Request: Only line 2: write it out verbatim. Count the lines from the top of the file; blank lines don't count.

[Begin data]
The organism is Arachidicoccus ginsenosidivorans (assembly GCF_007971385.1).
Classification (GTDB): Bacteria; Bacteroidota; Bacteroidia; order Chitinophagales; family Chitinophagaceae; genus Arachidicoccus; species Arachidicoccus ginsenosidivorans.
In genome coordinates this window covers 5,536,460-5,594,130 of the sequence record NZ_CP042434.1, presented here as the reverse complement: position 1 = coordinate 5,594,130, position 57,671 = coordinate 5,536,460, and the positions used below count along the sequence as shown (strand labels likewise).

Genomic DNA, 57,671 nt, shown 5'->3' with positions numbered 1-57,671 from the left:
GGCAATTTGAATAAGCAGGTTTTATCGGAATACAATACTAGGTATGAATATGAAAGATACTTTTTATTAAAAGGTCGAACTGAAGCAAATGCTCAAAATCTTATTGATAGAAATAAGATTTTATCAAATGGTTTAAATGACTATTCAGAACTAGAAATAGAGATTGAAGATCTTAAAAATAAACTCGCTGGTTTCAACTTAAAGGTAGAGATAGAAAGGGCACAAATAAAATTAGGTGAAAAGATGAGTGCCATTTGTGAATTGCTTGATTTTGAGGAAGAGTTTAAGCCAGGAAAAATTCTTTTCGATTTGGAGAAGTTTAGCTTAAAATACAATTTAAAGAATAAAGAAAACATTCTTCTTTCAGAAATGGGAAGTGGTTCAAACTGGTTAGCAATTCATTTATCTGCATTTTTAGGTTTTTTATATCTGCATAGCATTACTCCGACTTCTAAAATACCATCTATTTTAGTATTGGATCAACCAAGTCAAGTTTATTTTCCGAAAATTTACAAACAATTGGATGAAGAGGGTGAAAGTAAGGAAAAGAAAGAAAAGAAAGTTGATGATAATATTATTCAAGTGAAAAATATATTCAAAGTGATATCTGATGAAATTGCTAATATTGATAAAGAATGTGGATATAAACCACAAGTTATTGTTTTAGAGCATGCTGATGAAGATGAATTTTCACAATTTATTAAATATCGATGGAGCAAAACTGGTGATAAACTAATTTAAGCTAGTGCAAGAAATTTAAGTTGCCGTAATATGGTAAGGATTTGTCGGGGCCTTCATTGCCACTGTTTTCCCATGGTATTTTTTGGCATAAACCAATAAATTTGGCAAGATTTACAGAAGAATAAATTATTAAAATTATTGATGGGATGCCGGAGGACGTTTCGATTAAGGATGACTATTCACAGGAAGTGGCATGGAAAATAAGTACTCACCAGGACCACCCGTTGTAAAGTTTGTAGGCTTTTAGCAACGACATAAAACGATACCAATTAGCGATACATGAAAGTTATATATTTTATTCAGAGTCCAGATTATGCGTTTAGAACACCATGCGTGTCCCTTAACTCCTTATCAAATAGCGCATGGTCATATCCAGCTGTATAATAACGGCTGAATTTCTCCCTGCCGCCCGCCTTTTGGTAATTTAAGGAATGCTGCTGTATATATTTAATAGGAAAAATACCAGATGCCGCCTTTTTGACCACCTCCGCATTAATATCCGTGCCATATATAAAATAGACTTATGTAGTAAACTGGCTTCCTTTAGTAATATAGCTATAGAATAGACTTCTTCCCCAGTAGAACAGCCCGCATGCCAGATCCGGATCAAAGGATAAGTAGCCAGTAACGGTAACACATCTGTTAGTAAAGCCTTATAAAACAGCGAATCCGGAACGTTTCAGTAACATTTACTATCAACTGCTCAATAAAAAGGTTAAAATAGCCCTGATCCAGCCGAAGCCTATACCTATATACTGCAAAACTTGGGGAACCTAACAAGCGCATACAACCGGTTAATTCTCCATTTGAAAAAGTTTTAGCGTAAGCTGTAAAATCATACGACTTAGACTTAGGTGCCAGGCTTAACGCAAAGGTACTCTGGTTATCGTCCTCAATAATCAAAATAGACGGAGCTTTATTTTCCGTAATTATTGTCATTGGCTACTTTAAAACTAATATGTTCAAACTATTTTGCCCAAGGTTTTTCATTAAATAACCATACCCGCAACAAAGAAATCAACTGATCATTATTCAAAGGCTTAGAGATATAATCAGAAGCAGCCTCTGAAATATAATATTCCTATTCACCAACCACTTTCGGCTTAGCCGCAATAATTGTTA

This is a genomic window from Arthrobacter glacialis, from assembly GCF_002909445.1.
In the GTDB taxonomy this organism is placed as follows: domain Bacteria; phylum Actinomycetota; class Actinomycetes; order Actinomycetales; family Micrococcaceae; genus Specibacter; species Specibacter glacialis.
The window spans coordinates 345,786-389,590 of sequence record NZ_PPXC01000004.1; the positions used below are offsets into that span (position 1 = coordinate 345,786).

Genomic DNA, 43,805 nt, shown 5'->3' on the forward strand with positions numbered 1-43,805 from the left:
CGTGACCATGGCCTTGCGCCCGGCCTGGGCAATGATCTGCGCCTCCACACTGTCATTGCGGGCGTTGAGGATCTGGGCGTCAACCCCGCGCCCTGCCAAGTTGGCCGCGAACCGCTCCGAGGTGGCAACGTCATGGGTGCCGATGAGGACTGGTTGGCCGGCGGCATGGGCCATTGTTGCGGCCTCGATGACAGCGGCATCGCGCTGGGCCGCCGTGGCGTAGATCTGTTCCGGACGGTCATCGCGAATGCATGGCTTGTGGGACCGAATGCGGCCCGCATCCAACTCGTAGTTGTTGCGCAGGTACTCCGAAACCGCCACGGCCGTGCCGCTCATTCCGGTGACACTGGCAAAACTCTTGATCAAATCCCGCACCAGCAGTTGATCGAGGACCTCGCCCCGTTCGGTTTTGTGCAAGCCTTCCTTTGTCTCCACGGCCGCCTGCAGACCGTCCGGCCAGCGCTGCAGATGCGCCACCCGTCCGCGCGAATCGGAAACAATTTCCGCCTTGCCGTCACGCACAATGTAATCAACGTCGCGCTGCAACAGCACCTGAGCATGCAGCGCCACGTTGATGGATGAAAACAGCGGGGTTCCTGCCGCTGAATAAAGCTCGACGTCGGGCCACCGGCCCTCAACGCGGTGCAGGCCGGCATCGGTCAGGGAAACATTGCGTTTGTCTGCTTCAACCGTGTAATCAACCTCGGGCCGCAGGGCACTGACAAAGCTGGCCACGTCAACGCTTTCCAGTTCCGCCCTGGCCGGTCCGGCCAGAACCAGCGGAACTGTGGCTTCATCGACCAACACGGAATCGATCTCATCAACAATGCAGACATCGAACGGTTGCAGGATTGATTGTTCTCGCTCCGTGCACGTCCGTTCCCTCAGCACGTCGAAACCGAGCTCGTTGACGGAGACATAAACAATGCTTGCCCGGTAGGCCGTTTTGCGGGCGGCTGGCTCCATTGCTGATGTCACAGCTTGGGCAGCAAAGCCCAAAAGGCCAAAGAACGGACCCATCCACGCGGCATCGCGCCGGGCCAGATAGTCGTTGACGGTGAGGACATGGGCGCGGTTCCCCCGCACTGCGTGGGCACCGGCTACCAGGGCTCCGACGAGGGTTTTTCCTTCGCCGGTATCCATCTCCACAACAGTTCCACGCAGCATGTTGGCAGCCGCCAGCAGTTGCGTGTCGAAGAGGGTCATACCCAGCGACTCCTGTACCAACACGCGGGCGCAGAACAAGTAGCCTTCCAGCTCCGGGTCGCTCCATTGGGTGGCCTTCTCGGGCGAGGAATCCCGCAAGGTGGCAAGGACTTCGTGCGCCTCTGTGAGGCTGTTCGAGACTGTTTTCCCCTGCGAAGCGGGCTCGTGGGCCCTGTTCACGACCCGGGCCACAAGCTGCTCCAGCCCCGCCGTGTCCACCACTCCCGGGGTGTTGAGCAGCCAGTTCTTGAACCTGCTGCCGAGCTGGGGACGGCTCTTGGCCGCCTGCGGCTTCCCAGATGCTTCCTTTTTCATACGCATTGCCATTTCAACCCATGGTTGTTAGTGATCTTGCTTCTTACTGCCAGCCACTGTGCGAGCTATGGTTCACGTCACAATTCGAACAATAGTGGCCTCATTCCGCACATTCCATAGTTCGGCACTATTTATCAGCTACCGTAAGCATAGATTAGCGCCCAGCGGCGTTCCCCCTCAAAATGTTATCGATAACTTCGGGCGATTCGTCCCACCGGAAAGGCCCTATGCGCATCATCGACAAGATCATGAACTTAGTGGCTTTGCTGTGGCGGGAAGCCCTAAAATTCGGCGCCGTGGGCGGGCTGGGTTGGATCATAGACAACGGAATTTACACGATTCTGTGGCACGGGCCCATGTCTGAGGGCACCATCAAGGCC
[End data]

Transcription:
Classification (GTDB): Bacteria; Bacteroidota; Bacteroidia; order Chitinophagales; family Chitinophagaceae; genus Arachidicoccus; species Arachidicoccus ginsenosidivorans.